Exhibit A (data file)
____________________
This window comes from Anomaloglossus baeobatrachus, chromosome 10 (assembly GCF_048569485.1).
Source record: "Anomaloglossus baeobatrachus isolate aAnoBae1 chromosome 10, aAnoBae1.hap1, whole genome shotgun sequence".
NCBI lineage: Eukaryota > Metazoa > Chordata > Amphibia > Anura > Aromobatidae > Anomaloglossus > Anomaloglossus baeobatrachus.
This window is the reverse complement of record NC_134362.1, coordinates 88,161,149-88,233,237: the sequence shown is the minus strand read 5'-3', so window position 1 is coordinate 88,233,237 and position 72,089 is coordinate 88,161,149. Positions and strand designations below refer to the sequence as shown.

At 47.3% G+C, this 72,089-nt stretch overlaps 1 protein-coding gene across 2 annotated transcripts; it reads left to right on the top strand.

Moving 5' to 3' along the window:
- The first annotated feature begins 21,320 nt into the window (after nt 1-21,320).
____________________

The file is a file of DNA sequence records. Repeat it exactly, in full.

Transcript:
This window comes from Anomaloglossus baeobatrachus, chromosome 10 (assembly GCF_048569485.1).
Source record: "Anomaloglossus baeobatrachus isolate aAnoBae1 chromosome 10, aAnoBae1.hap1, whole genome shotgun sequence".
NCBI lineage: Eukaryota > Metazoa > Chordata > Amphibia > Anura > Aromobatidae > Anomaloglossus > Anomaloglossus baeobatrachus.
This window is the reverse complement of record NC_134362.1, coordinates 88,161,149-88,233,237: the sequence shown is the minus strand read 5'-3', so window position 1 is coordinate 88,233,237 and position 72,089 is coordinate 88,161,149. Positions and strand designations below refer to the sequence as shown.

At 47.3% G+C, this 72,089-nt stretch overlaps 1 protein-coding gene across 2 annotated transcripts; it reads left to right on the top strand.

Moving 5' to 3' along the window:
- The first annotated feature begins 21,320 nt into the window (after nt 1-21,320).